For the next 7 weeks I will explore the book It’s a Jungle in There: Inspiring Lessons, Hard-Won Insights, and Other Acts of Entrepreneurial Daring by Steven Schussler, the founder of the Rainforest Cafe. This week’s reflection will focus on the role of risk-taking.
I agree with Schussler’s assessment that risk-taking is an essential component for entrepreneurial success. It is a hard fact to accept that as many as 9 out of 10 startups will fail (Patel, 2015). This means that when you launch a new venture you have to believe that your idea is so strong that it will beat the odds and/or be comfortable with the strong possibility that you may experience several failures before you find success.
I think this is the primary reason that so many people with wonderful business or product ideas remain on the sidelines of the entrepreneurship game. The life and family responsibilities that so many of us shoulder make the risk of losing everything too great. The allure of a consistent paycheck and a comfortable life for ourselves and our families makes a corporate job a desirable choice.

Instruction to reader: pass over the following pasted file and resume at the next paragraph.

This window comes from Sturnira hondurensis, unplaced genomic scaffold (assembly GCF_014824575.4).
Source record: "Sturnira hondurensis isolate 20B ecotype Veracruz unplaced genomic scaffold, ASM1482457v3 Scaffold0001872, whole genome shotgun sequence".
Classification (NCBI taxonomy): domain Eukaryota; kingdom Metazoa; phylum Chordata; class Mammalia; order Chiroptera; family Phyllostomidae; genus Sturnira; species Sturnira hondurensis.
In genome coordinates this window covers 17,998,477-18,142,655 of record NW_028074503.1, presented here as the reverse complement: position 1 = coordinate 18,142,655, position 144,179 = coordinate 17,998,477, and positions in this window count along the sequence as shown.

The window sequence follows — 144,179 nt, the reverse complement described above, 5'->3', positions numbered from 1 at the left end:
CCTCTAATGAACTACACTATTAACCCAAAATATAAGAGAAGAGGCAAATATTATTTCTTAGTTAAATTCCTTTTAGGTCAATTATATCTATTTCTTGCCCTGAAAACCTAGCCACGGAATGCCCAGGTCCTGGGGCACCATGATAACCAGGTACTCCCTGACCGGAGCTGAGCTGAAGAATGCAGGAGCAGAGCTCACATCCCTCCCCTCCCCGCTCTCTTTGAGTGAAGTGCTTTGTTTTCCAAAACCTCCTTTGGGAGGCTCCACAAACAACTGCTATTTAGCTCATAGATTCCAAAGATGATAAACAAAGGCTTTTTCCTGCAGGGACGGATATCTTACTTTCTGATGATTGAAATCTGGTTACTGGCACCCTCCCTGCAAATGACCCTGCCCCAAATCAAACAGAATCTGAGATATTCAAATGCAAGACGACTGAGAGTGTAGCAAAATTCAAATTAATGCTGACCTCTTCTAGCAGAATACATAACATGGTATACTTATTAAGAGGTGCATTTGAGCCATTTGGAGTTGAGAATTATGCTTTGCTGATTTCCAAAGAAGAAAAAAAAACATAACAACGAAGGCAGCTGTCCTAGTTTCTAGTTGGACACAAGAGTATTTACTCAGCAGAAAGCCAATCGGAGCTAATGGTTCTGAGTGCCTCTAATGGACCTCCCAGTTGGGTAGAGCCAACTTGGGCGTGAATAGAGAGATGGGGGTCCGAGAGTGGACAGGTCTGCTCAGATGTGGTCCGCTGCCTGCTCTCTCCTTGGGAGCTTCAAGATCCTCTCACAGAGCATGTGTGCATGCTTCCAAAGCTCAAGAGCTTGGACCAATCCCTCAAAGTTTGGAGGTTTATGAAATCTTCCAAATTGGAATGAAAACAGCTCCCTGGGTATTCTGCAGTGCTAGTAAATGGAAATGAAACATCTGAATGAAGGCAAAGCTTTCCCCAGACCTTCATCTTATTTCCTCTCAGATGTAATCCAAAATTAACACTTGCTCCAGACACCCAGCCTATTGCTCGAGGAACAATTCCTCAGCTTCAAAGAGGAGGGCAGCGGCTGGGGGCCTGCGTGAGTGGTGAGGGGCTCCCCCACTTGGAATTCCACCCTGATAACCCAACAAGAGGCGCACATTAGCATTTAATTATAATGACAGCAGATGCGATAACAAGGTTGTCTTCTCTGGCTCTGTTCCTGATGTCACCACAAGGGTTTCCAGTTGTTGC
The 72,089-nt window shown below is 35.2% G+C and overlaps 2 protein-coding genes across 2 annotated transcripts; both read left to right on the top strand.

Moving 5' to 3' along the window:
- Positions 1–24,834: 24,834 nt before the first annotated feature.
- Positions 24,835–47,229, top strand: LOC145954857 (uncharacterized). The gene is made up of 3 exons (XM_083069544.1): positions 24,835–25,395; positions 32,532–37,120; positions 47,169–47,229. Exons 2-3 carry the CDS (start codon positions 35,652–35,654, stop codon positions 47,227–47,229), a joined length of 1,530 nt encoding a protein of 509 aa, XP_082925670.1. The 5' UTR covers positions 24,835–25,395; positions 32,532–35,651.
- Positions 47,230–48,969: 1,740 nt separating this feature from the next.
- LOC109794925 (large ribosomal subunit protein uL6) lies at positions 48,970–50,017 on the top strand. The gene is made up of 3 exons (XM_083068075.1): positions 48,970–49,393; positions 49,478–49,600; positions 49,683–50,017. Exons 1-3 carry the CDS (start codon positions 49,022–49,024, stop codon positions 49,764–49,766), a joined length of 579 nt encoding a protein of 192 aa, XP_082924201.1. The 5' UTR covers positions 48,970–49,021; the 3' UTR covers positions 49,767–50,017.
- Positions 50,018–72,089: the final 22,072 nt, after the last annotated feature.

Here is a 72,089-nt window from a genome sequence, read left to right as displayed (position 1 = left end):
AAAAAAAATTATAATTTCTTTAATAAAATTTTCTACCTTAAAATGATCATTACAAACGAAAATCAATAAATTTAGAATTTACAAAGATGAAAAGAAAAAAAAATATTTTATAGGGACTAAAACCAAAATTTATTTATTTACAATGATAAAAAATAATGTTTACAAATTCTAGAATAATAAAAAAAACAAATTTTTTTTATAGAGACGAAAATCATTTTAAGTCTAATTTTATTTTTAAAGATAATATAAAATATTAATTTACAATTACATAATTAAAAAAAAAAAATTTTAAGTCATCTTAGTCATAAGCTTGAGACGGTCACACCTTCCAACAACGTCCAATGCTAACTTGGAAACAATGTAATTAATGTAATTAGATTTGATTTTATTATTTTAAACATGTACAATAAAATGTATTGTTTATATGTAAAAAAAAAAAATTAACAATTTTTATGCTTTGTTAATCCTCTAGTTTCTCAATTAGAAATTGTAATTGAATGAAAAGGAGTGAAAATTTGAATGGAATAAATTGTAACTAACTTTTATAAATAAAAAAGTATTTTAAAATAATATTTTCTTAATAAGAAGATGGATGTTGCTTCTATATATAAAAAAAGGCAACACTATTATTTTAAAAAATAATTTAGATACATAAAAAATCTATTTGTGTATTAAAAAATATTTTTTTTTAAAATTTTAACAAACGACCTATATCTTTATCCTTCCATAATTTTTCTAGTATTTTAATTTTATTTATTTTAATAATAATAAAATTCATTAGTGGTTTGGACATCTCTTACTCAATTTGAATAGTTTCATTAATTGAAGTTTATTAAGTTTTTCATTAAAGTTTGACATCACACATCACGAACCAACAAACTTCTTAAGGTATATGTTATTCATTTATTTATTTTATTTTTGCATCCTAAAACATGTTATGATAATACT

Schussler himself failed at his first solo effort, a retail store selling restored nostalgia items called Juke Box Saturday Night. He lost his home, his company truck was repossessed, and he ended up living in a 9×12 foot office above a nightclub. Foreclosure and bankruptcy did not deter him, as he was able to take the failure of his first business and turned it into a chain of very successful nostalgia themed restaurants.
It is easy to see why those that are more risk averse might be drawn to the “side business” or “side hustle” approach. In these cases, the entrepreneur keeps his or her day job (and steady income) and builds the new business after work and on the weekends. Hull (2014) points out that there are two schools of thought on this. Some believe that to be successful you have to quit your job and put everything you have into your business. Others believe that you can start your business on the side and grow it slowly until it generates enough money that you can leave your full-time job.
For me, it is comforting to know that there are businesses that have been launched on the side and grown to profitability. As someone who is slightly more risk averse, it is hard for me to imagine quitting my job to start a new business even though this means that my business will have to grow more slowly. The trade-offs (for me) are just too great.
Hull, P. (2014). Tips to starting a business on the side.
Patel, N. (2015). 90% of startups fail: Here’s what you need to know about the 10 percent.